NAHB Settlement Clarifies ‘Critical Habitat’ for Endangered Species

Filed in Codes and Regulations, Environmental, Legal by on March 20, 2018 0 Comments

barbed wireNAHB and three other national trade associations have reached a major settlement agreement with the U.S. Fish and Wildlife Service and National Marine Fisheries Service, committing the Services to reconsider two rules finalized by the previous Administration that made sweeping and unlawful changes to long-existing Endangered Species Act (ESA) regulations.

The rules at issue govern the designation of public and private land as “critical habitat,” and determine whether federal actions cause “adverse modification” of land designated as critical habitat.

NAHB was joined by the Utility Water Act Group, National Rural Electric Cooperative Association and American Petroleum Institute.

The coalition’s complaint detailed how the changes to the critical habitat regulations went far beyond the limits Congress specified in the ESA, resulting in burdensome and costly implications for a wide range of commercial activities on private, state and federal lands and waters.

The Services have committed to reconsider the rules and submit any new proposed rules amending the challenged regulations to the Office of Management and Budget within the next 60 days.

This settlement resulted from the coalition’s challenge to the unlawful regulations in Utility Water Act Group, et al. v. National Marine Fisheries Services, et al., No. 1:17-cv-00206-CG-MU (Southern District of Alabama, May 11, 2017).

The coalition’s complaint explains how the regulations violate the law. For example, the rules allow the Services to designate areas as critical habitat even when they are not actually occupied by a listed species.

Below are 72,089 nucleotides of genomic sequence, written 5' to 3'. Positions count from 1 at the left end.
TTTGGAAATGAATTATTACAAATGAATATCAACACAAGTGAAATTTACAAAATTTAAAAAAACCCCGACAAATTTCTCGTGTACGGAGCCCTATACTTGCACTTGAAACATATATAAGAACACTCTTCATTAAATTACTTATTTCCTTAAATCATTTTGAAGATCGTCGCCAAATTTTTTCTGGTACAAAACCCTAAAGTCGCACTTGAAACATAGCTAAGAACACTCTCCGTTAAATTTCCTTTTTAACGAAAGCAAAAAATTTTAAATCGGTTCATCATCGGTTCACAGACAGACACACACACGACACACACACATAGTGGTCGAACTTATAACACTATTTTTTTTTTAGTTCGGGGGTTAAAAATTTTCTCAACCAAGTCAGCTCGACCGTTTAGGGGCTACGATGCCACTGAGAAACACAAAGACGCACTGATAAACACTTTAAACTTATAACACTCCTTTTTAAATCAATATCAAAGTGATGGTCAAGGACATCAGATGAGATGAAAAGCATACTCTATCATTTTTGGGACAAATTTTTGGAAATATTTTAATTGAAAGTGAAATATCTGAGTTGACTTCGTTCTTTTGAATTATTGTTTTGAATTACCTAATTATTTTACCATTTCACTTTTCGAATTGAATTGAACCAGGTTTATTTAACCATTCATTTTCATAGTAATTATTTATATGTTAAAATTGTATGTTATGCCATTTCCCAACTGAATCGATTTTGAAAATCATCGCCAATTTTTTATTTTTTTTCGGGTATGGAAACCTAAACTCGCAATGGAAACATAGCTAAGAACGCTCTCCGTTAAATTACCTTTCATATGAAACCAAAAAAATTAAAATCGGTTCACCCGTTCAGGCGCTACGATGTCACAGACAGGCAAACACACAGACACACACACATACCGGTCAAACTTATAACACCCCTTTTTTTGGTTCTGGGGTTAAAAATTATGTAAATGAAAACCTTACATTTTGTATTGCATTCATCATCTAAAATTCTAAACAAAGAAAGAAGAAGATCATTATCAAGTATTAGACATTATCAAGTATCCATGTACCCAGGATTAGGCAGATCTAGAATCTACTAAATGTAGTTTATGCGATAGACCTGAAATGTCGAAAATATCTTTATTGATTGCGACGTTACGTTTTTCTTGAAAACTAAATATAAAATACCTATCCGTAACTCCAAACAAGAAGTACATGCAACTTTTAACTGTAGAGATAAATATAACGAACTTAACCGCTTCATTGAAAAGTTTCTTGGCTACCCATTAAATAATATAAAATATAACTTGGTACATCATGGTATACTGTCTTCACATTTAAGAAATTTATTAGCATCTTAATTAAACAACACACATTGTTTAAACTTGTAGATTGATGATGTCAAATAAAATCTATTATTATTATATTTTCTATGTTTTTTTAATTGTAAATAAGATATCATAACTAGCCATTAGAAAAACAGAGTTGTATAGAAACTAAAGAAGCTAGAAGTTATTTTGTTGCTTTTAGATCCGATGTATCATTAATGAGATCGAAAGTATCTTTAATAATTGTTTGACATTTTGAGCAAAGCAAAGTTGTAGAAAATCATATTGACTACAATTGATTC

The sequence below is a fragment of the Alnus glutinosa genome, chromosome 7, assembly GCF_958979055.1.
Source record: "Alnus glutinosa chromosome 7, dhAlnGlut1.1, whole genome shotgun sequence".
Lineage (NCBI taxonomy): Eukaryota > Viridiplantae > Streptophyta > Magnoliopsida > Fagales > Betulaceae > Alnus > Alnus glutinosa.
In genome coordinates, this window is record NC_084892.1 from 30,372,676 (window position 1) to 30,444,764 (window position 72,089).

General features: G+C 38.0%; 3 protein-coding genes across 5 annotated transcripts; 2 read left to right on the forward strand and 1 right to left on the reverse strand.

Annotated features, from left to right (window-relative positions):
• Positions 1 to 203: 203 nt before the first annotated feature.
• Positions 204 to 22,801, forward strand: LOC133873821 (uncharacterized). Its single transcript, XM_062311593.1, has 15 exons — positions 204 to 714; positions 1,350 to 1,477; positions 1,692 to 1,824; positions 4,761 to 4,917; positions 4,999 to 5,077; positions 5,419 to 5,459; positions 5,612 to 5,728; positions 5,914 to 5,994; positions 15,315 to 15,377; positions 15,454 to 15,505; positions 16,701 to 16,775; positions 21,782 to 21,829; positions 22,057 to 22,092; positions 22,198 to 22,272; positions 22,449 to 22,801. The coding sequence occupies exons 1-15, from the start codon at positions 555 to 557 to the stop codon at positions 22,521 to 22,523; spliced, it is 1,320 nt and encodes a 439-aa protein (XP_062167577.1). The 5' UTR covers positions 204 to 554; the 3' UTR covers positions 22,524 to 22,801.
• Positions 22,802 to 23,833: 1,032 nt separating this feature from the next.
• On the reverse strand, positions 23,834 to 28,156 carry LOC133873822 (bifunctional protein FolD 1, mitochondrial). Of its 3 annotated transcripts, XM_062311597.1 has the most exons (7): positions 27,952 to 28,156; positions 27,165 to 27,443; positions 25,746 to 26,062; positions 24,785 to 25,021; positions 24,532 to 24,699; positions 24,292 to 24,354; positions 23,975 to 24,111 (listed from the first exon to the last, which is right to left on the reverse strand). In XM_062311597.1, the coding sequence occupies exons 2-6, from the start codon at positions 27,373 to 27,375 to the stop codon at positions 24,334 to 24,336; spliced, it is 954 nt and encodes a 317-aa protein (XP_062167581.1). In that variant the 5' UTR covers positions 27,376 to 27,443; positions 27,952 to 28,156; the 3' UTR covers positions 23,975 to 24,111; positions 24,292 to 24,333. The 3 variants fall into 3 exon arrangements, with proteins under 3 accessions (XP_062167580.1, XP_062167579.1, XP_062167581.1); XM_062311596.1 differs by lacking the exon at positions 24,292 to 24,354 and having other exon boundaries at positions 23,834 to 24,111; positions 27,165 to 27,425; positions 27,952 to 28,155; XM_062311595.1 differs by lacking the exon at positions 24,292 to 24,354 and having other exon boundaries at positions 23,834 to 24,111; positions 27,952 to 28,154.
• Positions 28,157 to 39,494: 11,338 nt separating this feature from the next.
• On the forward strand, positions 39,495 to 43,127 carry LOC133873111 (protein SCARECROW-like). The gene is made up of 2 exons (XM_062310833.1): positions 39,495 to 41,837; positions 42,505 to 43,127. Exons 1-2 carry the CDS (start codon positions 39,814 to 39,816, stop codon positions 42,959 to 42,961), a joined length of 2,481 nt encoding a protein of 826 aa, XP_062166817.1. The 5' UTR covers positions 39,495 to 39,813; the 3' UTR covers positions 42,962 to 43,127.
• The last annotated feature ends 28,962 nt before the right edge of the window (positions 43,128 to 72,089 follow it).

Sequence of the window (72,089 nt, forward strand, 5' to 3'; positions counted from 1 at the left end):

To do so, the Services can consider any potential changes to the habitat and whether those changes might result in the species using that area in the future. Those changes could make the property “essential for the conservation of the species.”

In turn, that would allow project-altering — if not project-halting — adverse modification findings based on the risk that an impact to an area could potentially become a critical habitat.

The confusing rules impose substantial new burdens, including costs and delays on our members, negatively affecting housing affordability.

The coalition filed the lawsuit to ensure that NAHB members’ essential and time-sensitive projects can continue without increased and disproportionate regulatory burdens and costs, particularly since the regulations fail to provide any demonstrated benefit to the species in many cases.

A group of 20 states likewise challenged the rules on the same or similar grounds. As part of the settlement, the coalition has agreed to voluntarily dismiss its lawsuit, but retains the right to refile should the Services fail to address the coalition’s concerns in future proposals.

For additional information, contact Tom Ward.

 

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